The Fourth Turning: A crisis after the war in Iraq is inevitable, 2 historians say

April 7, 2003 | By Marta Salij

Are you ready for 20 years of turmoil?

If you’ve studied your American history, you might have seen the turmoil coming, say two historians who are forecasting a cycle of civic crisis that will last a generation.

William Strauss and Neil Howe call this era a Fourth Turning, and they say how you react to it will depend on your generation.

Other historians, such as Arnold Toynbee, have traced cycles of peace and war. What Strauss and Howe have added is a correspondence among four cycles, or turnings, of history and four archetypes of generations.

Just as history shapes generations, generations shape history, in other words.

As each generation comes of age, it brings a predictable shift in public mood through crisis to rebuilding to spiritual awakening to civic unraveling. Strauss and Howe described their ideas in 1991’s “Generations: The History of America’s Future, 1584 to 2069” (Perennial, $16) and 1997’s “The Fourth Turning: An American Prophecy” (Broadway Books, $15.95).

Prediction Comes True

Reading “The Fourth Turning” today is chilling. Six years ago, Strauss and Howe predicted that an era of crisis would be sparked in the early 2000s. Here’s one scenario they offered:

“A global terrorist group blows up an aircraft and announces it possesses portable nuclear weapons. The United States and its allies launch a preemptive strike. The terrorists threaten to retaliate against an American city. Congress declares war and authorizes unlimited house-to-house searches. Opponents charge the president concocted the emergency for political purposes.”

Strauss claims no psychic gifts. The most recent Fourth Turning brought the Great Depression and World War II. The one before that brought the Civil War and the end of slavery. The one before that, the American Revolution.

A Fourth Turning involves a response “to sudden threats that previously would have been ignored or deferred, but which are now perceived as dire. Great worldly perils boil off the clutter and complexity of life, leaving behind one simple imperative: The society must prevail. This requires a solid public consensus, aggressive institutions, and personal sacrifice,” Strauss and Howe wrote in “The Fourth Turning.”

To those who say that a Fourth Turning could be averted by refusing to go to war, Strauss says it’s fruitless to try to dodge the pressures of history. “We would have encountered them in a different way,” he says.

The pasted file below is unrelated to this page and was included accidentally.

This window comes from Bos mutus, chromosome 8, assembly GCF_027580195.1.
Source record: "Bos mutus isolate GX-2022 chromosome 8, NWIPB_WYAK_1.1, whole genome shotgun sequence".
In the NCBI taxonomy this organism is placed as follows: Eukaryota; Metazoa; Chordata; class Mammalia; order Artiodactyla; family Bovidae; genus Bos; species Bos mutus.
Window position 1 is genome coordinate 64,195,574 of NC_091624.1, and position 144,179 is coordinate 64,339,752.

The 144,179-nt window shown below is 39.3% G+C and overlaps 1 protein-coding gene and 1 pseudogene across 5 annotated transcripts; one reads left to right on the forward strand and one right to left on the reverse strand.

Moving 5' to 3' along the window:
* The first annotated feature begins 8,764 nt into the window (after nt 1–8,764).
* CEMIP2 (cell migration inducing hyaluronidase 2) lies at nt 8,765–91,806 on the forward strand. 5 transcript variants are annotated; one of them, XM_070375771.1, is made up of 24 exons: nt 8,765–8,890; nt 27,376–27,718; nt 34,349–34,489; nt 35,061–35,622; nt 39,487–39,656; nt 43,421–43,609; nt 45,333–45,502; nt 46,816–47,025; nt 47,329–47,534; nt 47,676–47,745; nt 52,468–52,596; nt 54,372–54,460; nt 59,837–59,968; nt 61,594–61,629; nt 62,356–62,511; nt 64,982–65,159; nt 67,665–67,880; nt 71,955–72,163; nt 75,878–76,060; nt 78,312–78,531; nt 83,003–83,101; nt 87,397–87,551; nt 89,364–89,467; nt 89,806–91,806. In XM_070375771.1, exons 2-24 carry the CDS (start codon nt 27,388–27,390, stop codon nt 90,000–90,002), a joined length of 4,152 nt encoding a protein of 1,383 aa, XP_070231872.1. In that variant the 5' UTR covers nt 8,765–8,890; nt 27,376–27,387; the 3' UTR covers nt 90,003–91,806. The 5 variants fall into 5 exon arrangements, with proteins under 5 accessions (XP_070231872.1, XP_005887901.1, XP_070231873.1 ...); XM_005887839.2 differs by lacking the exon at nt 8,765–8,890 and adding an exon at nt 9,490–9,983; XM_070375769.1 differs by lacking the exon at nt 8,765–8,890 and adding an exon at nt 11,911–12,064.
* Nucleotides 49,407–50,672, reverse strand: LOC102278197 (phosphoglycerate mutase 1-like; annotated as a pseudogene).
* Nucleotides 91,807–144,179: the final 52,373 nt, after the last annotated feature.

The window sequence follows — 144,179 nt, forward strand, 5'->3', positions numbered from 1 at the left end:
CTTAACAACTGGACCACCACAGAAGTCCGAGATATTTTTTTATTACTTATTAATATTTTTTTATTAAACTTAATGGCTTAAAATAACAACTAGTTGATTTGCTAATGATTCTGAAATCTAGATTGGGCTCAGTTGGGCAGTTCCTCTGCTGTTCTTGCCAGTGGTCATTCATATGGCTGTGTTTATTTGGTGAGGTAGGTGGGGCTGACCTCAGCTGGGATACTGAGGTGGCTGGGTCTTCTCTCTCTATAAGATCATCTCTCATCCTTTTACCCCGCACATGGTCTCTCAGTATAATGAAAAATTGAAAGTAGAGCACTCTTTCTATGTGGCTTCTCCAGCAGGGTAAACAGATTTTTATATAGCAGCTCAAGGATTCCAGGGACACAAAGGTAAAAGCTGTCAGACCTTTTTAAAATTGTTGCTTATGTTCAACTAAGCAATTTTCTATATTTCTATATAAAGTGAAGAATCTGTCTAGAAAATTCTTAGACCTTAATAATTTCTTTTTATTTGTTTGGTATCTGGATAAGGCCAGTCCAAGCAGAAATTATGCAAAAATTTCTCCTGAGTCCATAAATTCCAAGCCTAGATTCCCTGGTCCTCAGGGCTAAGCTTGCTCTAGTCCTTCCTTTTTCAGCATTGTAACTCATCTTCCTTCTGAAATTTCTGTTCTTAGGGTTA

It will be left to historians to date the beginning of this Fourth Turning, whether to the Sept. 11 attacks, or to the invasion of Iraq, or to an event yet to occur. The beginnings are often a series of sparks, Strauss says.

Political and social change will accelerate until a climax, often a large-scale war or revolution that was unimaginable a decade earlier.

“The climax shakes a society to its roots, transforms its institutions, redirects its purposes and marks its people,” Strauss and Howe wrote.

That’s for the pessimists.

“But we can say that after something happens, our response will be to rebuild the civic fabric,” Strauss says.

That’s for the optimists.

Generations, Archetypes

This Fourth Turning sees the coming-of-age of the Millennials, the Americans born since 1982. They belong to a generational archetype Strauss and Howe call the Hero, and they will resemble the GI’s who fought World War II. Millennials will attack the crisis with relish, Strauss and Howe predict, because they believe in action.

After the crisis is over, the generation being born now will enter adulthood. Their archetype is the Artist, and they will rebuild communities and stress cooperation, Strauss says.

This new generation will resemble another group of Artists who followed Heroes, the Silent Generation that was born from 1925 to 1942. The Silents have supported multinationalism and the United Nations more than any other generation, Strauss says.

The Artist generation is consistently followed by a Prophet generation—the Boomers born between 1943 and 1960—which comes of age during a spiritual awakening. Prophets have the seemingly paradoxical ability to favor wars for ideals but to resent being forced to fight. President George W. Bush is a Boomer, of course, but so is Osama bin Laden.

The Prophets are followed by Nomads, such as the Gen-Xers born from 1961 to 1981. Nomads grow up fast; they’re children while the adults are off finding themselves. They come of age during the unraveling of civic structures that precedes a Fourth Turning, and then become pragmatic managers during the crisis.

“The most supportive of this war have been the youngest edge of the Boomers and leading edge of the Gen-Xers,” the generation that follows the Boomers, says Strauss. In other words, 40-somethings and 50-somethings who are driving the political structures.

Strauss and Howe are Boomers.

Each Turning, as Strauss and Howe describe them, can have a war in it, but the wars will be received very differently. A Third Turning war is often inconclusive, as the first Persian Gulf War and World War I proved to be. A Second Turning war is often particularly controversial, as the Vietnam War was.

The war in Iraq is receiving the kind of general support that Fourth Turning wars tend to have. About 70 percent of Americans support the war, according to several major news polls conducted last week, and even more support the troops.

“You look around this war and its attitude toward the military, and it’s almost like this great big hug,” says Strauss.

“People say, ‘Oh, there’s all this support because the war is being brought into their living rooms,’” Strauss says. “But guess what? Vietnam was brought into living rooms and there it had the opposite effect.”